Thank you Aberthonin, that is really helpful. Is the Clearview very guzzly with the fuel? How long does it take to get up to temperature with the radiators and hot water? And does it still heat the room adequately?

    I will get in touch with Clearview next week I think and would love to visit their showroom, although it is a bit of a trek from Somerset... maybe a day trip!

    Also thanks CWatters. We already have an electric shower installed from when we didn't have gas in the house and it performs fine, but thank you for your comments.
    • CommentAuthorsune
    • CommentTimeOct 31st 2010
    I'd start out by planning improvements to your insulation, draught proofing, etc. When you extend you may also be able to make use of solar gain.....reduce then replace...
    Then do a heat load calc for the whole house peak heat load based on the better insulation values.
    Then, depending on your usage patterns and situation (for example will you burn just in the evenings or all day, and do you want to store up heat for the morning) you can work out the sort of outputs that you will be wanting to look for and can then pick from a range of suitable boiler stoves - of which the Clearview may well be one (it is a good stove).
    One of the most convenient ways to do this is to dump the heat to an accumulator tank (=very well insulated and fairly big water tank). This lets you runs the stove at its most efficient, is an easy way of integrating everything inc solar, and convenient as you can program heating to come if you have enough stored. If you do this then you might choose a stove with high heat to water and low heat to the room - that way you can burn the stove hard without overheating and have a rad in the room.
    Underfloor has lower loop temps and works better with accumulator tanks by the way - or if you install new rads over size them all so you can get your loop temp down.

    If we are talking makes of stove then in my opinion the Hunters are actually pretty good too. Reading through the reviews one person seems actually to be grading the stove badly for what appears to be a bad experience with their retailer and installer. Another says the firebox is small and if you are just burning wood then they are quite right but you should then choose the woodburning version which does not have a grate and ashpan taking up vital room.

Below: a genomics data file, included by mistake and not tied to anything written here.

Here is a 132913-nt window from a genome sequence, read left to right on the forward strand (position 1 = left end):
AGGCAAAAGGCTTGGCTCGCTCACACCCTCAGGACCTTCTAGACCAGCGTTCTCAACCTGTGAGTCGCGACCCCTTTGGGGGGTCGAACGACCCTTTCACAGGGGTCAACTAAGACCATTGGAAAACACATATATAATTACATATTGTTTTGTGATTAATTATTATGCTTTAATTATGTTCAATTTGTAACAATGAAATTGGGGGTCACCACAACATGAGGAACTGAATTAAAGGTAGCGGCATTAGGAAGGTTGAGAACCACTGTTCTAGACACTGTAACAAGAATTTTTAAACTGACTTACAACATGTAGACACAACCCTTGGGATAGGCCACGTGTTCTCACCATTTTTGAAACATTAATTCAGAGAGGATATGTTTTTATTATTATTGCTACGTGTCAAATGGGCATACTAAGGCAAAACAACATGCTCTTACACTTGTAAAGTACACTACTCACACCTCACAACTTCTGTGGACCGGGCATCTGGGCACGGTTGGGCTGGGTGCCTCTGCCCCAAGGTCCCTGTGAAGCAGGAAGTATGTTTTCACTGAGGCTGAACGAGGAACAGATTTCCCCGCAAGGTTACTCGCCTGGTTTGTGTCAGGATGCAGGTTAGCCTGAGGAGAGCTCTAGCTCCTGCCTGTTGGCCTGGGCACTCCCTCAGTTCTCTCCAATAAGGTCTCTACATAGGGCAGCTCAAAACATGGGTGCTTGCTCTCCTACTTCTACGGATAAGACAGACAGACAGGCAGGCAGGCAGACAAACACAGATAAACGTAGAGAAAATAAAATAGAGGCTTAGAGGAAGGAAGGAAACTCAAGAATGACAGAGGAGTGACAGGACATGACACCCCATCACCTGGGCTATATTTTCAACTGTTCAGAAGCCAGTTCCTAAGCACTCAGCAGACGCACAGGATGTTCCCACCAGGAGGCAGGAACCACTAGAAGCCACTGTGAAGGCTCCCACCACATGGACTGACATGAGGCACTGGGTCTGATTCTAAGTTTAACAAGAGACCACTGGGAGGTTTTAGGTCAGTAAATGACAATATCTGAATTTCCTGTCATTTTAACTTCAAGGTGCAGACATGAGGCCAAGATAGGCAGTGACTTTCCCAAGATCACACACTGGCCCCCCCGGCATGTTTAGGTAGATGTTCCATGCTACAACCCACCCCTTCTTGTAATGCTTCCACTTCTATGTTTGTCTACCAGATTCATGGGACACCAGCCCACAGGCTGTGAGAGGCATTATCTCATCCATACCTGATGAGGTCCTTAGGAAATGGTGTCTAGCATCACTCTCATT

Hope that is of some help.
    But I'm not suggesting any particular make to you from the start. The insulation and then the heat load calcs and planning are really the next steps that I would take.
    Why would you want to go to all this trouble when you have gas available? Gas is cheaper to run and less hassle than burning wood or coal. Unless you have free wood you are spending a lot of money to install a system that will cost you more to run. Get the gas boiler sorted by somebosy that knows what they are doing
    I still recommend a trip to Ludlow and Clearview even if its just to see a lovely town and a great show room. Clearview showroom is housed in and old 3 story building on the walls of the castle and has working stoves in most rooms. Additionally, every room is dressed with wonderful furniture that is for sale - my wife loves it and leave me plenty of time to discuss flues etc....

    My 650 does not have a boiler but starts very easily and quickly, will generate a lot of heat and will run well banked down - with a couple of good logs on before bedtime it will also go through the night.

    I believe that Clearview were in the lead with secondary burning design originally uit now many other companies have now emulated the efficiency of Clearview (there is some debate over patent infringement but probably not a issue to be discussed here!) but if the price is acceptable I can vouch for the quality of this British made stove.